Alex isn’t without sin, mind you. He demonstrates dichotomies throughout the episode. He’s a loving husband and a devoted father, who’s not above hiring ex-cons and assorted unsavory Cuban refugees to drive his agendas home. His dark side is especially apparent at the end of the pilot episode.
Pilots, by their very nature, set the course for a series. They introduce the characters, establish their motivations and agendas, and give us hints as to what paths they might travel. When a pilot really shines, it draws the viewer into a world they want to explore further. Cane hints at a dark drama, but never really decides whether it’s willing to step over the precipice. As it stands, it’s either a Miami version of Dallas, or a Cuban- American version of The Sopranos. If it can find its footing quickly, and strike a balance between the two extremes, Cane has the potential to be a guilty pleasure at the very least.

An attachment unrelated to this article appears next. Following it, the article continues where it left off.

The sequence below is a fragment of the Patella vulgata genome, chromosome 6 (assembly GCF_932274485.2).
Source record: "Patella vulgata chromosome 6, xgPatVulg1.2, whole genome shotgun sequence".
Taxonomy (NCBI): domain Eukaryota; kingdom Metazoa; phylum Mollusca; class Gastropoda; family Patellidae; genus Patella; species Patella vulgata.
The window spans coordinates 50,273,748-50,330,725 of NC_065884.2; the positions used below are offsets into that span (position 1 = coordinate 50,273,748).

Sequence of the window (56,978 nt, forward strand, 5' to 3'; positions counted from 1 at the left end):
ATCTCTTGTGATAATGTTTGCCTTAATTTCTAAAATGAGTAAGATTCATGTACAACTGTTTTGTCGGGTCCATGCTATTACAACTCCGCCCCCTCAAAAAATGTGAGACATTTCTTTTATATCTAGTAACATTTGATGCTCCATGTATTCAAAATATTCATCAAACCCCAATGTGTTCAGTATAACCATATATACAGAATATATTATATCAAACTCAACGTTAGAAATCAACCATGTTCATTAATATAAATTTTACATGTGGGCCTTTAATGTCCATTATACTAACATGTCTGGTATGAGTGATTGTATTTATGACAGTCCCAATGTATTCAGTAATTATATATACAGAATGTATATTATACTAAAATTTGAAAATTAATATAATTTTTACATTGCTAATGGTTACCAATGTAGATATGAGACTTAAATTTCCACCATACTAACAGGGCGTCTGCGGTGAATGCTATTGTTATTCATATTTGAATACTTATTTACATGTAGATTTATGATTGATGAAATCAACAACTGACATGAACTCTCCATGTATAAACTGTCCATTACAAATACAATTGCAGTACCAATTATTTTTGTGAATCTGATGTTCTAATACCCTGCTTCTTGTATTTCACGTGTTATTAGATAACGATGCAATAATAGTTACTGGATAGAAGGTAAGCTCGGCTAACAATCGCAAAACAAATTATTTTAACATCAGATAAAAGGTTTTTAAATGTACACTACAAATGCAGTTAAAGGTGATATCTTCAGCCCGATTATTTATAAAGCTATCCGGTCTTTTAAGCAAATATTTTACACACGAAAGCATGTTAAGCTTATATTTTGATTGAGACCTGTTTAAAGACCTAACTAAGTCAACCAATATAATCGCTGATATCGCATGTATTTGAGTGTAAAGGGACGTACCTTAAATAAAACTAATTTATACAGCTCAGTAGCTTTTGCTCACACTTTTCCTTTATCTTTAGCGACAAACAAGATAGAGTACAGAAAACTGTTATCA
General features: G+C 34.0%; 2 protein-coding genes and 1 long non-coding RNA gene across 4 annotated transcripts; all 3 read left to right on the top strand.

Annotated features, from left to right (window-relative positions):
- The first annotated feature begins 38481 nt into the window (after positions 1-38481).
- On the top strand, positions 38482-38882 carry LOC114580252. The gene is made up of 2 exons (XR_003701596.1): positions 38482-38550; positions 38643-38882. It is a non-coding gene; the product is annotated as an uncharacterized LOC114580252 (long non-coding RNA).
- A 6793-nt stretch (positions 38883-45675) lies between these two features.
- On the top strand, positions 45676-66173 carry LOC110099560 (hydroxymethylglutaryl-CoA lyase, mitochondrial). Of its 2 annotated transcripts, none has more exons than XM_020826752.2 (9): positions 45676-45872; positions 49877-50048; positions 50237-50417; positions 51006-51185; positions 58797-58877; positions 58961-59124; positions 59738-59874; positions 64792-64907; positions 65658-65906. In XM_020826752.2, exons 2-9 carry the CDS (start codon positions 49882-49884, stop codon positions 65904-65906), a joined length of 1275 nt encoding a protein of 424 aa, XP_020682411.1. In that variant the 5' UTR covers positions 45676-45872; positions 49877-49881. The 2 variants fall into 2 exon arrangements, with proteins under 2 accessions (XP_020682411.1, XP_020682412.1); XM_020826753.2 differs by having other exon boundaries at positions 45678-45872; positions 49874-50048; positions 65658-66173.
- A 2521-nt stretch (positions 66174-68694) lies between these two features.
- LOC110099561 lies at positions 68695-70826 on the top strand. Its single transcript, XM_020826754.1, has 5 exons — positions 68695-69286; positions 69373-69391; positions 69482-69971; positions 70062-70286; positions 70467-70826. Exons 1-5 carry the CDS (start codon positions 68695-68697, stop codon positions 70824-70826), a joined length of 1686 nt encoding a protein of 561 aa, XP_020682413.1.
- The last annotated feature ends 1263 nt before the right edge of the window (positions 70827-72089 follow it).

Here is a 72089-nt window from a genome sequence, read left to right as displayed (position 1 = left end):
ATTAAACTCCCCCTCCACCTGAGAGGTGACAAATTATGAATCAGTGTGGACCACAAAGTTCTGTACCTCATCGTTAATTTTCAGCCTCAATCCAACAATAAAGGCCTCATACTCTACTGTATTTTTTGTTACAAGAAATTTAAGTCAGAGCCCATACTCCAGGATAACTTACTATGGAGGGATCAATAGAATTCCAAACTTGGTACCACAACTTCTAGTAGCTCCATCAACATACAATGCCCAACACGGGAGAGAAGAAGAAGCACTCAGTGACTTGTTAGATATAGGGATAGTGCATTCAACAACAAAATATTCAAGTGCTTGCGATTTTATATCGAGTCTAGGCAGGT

It’s an awfully big if, given the attention spans of audiences today. But, if it tightens its storytelling and definitively decides on a direction, it might have a chance to last through the season.